Summary: If photography was really easy, everyone would be doing it... and doing it well. While an amateur can get lucky, it takes thousands upon thousands of captures, prints, and evaluation... hours of practice & education, and a clear understanding of your equipment to become consistently good. The post processing can take the technically good, and help make them great. However, failure to understand your camera's settings, ability, and how to properly take a photo can't be fixed in post processing... whether in JPG or RAW. Enjoy... feel free to share this with your photographer friends if this helped you.



( advice camera canon jpeg nikon photography raw tips wisdom Sun, 14 Jul 2013 20:05:00 GMT
There are only three types of shots ©

I was thinking, in reality there are only three types of shots:

1) happenstance - you stumbled upon a scene or subject, and happened to have a camera there to snap the shot.

2) staged - you planned the shot, placed or posed the subject, and thought about how it would look before you pressed the shutter.

3) scouted (practiced) - sports action, event, and controlled chaos. These are the shots that you have SOME idea of where & how, but ultimately are subject to having NO CONTROL, other than your camera settings, your own position & placement, and HOPE that what you think will happen, will happen when, where, and how you think it should.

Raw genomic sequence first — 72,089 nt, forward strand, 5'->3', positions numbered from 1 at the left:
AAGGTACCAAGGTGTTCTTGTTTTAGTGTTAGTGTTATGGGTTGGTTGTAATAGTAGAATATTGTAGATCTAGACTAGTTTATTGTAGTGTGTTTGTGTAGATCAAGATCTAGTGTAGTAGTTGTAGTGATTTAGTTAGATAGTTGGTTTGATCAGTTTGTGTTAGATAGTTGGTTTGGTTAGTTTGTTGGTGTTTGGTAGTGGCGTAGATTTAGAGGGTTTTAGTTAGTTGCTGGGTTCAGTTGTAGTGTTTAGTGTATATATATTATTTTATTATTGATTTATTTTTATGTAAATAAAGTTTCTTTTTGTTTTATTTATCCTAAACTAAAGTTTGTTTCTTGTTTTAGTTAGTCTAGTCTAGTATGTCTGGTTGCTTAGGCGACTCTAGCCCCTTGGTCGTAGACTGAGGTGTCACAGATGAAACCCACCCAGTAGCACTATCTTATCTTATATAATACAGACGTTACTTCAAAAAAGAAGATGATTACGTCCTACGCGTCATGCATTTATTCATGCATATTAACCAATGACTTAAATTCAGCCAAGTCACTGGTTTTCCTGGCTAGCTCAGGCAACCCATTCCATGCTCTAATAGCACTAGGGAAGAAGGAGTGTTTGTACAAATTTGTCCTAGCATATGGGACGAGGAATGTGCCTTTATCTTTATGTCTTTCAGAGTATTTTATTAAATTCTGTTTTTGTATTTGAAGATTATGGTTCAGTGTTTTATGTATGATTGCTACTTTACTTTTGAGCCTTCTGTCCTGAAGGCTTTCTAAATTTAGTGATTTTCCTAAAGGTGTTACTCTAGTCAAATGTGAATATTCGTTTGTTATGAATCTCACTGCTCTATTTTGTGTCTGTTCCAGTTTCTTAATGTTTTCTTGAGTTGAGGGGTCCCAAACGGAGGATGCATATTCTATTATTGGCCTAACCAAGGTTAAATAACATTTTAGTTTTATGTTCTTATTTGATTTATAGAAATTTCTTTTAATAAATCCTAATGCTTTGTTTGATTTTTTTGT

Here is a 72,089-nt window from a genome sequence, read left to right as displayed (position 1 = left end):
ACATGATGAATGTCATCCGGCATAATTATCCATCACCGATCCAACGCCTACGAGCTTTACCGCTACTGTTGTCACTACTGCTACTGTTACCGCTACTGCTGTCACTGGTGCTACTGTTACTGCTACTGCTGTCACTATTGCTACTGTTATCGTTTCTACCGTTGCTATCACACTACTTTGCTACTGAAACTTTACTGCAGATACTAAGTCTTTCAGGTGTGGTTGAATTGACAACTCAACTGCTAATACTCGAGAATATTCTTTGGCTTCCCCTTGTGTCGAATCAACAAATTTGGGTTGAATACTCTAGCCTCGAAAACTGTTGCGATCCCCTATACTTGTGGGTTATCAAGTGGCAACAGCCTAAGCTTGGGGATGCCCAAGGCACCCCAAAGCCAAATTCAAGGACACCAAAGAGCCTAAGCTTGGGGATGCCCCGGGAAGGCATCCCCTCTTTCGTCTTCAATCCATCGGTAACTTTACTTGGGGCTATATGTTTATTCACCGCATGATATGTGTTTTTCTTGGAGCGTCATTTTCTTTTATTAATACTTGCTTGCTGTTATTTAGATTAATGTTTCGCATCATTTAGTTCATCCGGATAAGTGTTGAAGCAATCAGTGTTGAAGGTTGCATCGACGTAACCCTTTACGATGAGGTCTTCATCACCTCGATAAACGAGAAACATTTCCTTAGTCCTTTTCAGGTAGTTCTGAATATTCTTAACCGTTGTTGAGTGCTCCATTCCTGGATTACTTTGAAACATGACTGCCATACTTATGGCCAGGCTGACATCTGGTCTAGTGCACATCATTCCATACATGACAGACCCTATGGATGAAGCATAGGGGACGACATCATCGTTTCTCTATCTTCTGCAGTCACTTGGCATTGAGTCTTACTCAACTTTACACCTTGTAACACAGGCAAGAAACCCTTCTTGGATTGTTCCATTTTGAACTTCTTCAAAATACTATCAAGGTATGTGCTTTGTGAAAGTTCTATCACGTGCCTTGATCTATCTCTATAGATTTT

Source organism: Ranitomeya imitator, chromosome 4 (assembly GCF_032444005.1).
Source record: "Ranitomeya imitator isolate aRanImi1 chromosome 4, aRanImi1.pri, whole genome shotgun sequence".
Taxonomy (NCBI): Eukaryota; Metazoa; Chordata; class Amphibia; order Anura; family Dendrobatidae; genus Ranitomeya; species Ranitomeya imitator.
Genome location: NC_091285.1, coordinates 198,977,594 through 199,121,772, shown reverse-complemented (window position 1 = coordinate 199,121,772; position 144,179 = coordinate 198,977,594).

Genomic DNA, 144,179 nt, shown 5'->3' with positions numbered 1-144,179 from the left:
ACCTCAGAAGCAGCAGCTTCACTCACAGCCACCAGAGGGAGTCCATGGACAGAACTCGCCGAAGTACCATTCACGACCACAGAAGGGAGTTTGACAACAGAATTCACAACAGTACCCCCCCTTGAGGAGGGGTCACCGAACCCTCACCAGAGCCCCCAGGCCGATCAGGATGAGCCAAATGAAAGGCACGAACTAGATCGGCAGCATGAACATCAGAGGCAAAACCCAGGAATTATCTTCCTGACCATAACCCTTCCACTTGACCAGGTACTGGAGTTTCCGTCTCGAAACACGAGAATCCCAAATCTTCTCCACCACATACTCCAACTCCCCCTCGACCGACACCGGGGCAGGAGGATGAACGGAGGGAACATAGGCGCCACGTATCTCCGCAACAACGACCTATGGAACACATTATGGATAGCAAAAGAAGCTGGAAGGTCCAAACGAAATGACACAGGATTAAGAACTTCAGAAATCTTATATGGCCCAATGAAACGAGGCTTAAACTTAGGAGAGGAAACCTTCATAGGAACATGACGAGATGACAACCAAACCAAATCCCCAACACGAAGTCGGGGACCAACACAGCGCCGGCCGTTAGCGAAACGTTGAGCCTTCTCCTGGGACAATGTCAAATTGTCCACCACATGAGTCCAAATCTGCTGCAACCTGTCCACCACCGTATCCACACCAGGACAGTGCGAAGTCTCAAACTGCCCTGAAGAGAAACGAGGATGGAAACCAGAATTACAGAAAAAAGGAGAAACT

Can anyone think of any other type of 'shot'??

There is post-creative, but that can happen with any of the shots.

There is computer created, but that also has little to do with the shot, more to do with the graphic artist and software and ability.

All three types of 'shots' can be taken, with practice, thought, and prior planning... with just about any type of camera. IF the lighting it there, and IF you compensate for what ever the particular camera you are holding's limitations are.

There are some amazing shots taken with camera phones... there are some absolutely terrible shots taken with Hasselblad's. While glass helps, equipment for the purpose makes things better, easier, and faster... it's ultimately the photographers understanding of the equipment they have working with. The angles, lighting, and other things THEY CAN CONTROL in the shoot. Best of luck, practice brings skill, digital offers cheap clicks... and life is like photography, nothing unless developed correctly!

( advice lesson photography photos pose snapshots tips tricks type wisdom Sun, 14 Jul 2013 19:57:53 GMT
Exposure Control (Bracketing) Exposure Control (Bracketing)
© Terry